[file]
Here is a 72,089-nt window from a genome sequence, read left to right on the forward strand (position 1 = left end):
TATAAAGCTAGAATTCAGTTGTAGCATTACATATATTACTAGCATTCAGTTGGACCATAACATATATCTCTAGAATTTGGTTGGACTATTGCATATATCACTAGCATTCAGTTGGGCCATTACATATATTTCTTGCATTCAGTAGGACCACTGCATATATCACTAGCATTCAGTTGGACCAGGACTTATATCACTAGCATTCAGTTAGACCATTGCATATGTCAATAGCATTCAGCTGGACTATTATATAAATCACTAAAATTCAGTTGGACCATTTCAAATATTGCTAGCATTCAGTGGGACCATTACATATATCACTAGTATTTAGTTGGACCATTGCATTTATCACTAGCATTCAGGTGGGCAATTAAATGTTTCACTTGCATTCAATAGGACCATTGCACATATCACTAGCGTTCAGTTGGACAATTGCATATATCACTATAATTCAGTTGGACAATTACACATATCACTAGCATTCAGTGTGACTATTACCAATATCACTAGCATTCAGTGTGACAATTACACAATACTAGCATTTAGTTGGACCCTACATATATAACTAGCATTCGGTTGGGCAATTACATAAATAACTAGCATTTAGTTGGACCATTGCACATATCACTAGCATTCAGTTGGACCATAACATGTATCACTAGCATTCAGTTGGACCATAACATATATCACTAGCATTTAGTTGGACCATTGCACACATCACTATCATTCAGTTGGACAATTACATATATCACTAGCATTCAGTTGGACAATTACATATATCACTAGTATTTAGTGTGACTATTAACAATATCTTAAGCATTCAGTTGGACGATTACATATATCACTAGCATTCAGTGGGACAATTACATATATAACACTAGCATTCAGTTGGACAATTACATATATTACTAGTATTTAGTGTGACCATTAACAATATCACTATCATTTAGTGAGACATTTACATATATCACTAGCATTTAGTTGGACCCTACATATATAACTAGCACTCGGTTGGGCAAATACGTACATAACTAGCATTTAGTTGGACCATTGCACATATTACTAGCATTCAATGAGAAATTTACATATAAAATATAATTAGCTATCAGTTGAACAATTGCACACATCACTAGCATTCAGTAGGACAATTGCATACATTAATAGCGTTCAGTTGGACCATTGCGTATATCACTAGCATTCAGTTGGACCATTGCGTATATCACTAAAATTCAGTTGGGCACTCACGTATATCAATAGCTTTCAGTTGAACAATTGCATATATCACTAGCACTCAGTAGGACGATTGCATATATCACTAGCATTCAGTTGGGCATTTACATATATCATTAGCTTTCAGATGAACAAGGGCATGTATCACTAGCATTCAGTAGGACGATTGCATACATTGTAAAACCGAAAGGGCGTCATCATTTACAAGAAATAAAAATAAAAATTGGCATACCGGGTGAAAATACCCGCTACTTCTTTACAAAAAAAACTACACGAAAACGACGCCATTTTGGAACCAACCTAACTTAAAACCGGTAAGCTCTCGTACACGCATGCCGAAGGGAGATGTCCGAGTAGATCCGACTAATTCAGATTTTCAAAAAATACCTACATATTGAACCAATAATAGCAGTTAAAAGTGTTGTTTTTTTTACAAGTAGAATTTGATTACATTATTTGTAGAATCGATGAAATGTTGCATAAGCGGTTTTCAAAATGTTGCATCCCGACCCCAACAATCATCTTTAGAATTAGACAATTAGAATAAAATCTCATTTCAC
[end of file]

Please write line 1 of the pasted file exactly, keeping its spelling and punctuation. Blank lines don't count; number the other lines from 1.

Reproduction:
Here is a 72,089-nt window from a genome sequence, read left to right on the forward strand (position 1 = left end):